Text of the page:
Our July 2021 issue features analysis of Bach’s solo violin sonatas - have a read of what these top five string players have to say about solo Bach
Yo-Yo Ma: ’I think Bach has a couple of personalities. I think he observes nature and human nature with great objectivity, but at the same time, with the greatest compassion and he doesn’t put himself at the centre of the narrative. He really understands your pain, my pain, everybody’s pain. I think that makes it particularly relevant because he also does it at arm’s length. And so I think he gives great comfort to so many people, including me’
Read: Bach Cello Suites: What do we really know about Bach’s Cello Suites?
Lisa Batiashvili: ’Everyone needs to find their own approach and language in Bach’s music. I’m trying not to be too dogmatic or theoretical about it, but I think one needs to play with imagination and hear the sound one wants to produce. And it is important that each note speaks, and that the sound remains flexible and transparent’
Read: 5 pieces of advice for playing Bach by violinist Lisa Batiashvili
Listen: The Strad Podcast Episode #1: Lisa Batiashvili on the Sibelius Violin Concerto
Jean-Guihen Queryas: ’The golden rule for double-stops in Bach is that they involve a slight arpeggio, releasing the lower notes before the upper ones. Think of them as a group of separate voices. Imagine you are in a good chamber music group: the bass voice doesn’t hold the notes the same way as the soprano – it has to release earlier. Every chord should have a pulse, which gives the music groove. If you emphasise all the notes equally you spread your pulse and the listener doesn’t know where they are. The pulse is the moment you reach the upper note and this is where the sound should reach its full intensity. The bass note is much lighter – it’s a preparation for going into the sound as you go up in the chord’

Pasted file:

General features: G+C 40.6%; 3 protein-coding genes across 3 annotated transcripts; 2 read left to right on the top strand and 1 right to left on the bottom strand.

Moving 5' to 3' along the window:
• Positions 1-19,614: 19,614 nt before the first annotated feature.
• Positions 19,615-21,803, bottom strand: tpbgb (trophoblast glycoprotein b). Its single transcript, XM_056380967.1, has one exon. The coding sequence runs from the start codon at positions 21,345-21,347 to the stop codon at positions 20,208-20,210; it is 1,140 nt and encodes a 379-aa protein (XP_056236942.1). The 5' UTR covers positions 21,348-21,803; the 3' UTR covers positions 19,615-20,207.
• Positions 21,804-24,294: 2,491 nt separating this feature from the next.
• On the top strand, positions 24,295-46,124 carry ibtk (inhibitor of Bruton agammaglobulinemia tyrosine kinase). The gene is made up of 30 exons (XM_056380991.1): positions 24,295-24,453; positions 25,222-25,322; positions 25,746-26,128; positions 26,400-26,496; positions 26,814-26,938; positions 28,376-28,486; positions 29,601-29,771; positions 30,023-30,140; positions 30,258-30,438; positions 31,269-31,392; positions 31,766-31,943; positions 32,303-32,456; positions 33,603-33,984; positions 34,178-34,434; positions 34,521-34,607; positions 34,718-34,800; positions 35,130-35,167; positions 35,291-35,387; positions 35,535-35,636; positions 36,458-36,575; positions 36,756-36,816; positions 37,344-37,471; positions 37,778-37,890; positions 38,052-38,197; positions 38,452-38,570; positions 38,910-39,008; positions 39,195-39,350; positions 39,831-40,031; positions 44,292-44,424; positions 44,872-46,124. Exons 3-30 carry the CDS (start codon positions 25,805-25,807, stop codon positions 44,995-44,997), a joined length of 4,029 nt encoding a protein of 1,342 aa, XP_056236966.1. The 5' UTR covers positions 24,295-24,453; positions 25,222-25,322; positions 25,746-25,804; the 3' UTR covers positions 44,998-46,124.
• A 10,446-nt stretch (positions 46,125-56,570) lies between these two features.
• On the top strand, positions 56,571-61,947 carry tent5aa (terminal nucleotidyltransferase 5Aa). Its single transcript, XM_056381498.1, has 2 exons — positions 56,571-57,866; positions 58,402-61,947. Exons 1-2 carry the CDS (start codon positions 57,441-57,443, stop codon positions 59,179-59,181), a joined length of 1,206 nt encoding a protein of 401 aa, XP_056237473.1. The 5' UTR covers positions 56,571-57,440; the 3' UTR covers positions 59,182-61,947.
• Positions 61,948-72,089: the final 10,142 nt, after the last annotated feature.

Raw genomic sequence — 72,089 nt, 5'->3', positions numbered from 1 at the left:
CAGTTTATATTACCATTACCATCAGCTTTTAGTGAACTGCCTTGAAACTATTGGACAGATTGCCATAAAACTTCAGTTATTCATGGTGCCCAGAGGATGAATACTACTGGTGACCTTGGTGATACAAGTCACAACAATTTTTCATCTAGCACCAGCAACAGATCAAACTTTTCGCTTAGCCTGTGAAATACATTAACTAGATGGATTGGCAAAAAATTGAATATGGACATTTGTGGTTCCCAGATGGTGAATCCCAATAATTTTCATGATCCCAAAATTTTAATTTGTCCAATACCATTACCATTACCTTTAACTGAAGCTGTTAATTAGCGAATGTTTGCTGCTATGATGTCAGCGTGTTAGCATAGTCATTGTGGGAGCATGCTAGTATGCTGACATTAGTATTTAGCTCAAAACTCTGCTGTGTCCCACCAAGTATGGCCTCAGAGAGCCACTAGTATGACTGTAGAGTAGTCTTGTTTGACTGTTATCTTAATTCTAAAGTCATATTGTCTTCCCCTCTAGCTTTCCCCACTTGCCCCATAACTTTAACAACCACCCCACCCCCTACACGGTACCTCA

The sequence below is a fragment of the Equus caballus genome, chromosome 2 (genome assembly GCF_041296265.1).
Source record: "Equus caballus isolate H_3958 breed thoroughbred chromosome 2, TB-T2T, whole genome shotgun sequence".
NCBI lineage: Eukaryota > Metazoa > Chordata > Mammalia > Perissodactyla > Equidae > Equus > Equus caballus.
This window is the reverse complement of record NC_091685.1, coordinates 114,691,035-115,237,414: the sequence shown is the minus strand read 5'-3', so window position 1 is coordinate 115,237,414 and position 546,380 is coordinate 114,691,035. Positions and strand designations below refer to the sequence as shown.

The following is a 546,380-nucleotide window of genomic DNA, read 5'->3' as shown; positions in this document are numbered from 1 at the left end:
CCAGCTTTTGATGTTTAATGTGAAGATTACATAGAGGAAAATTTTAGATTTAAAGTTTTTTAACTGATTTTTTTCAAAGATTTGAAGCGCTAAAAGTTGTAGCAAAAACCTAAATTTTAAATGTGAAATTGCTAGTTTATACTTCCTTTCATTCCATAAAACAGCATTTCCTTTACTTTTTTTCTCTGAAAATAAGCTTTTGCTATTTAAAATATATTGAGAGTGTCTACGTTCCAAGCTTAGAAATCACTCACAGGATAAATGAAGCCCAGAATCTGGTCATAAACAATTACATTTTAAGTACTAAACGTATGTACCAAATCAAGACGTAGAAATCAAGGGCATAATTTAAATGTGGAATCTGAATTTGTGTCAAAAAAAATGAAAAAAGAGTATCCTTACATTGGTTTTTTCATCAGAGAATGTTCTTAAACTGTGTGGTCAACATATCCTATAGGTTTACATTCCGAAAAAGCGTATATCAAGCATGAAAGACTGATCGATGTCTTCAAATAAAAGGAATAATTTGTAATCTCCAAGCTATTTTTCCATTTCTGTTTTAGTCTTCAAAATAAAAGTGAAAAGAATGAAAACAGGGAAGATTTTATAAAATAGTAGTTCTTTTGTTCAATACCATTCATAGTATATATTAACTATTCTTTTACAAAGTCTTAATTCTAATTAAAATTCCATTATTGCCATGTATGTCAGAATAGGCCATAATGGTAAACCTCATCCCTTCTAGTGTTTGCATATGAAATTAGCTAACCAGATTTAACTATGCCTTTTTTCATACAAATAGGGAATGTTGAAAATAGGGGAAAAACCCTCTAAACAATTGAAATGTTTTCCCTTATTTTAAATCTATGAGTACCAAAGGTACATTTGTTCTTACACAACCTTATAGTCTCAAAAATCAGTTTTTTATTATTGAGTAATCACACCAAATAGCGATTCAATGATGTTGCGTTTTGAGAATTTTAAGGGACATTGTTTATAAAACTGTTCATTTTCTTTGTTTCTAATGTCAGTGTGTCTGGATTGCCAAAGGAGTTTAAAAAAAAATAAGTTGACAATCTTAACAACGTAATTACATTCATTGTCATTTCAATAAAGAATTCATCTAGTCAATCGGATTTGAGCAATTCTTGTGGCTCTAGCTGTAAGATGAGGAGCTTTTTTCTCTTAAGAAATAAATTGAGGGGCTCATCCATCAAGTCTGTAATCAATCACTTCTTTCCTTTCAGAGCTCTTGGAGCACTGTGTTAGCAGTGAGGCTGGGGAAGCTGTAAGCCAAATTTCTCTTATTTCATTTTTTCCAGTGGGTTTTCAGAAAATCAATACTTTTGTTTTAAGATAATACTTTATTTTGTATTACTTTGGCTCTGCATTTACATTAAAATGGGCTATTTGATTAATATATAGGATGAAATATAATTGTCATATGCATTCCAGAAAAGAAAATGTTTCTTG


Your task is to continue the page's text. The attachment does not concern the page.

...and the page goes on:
Read: Masterclass - Bach Cello Suite no.5, Prélude, by Jean-Guihen Queyras
Read: Bach Second Cello Suite – Prelude: A small but crucial omission
Hilary Hahn: ’I always had teachers who were really believers that you should do solo Bach every day. I think the first Bach I learned, I learned by ear. My father used to take some some piano lessons, he was learning one of the two-part inventions, and it didn’t occur to me that a person wrote it. It was just music. I was very little and I still remember it very, very clearly.
Nathan Milstein: ‘I just try not to spoil it’
No comments yet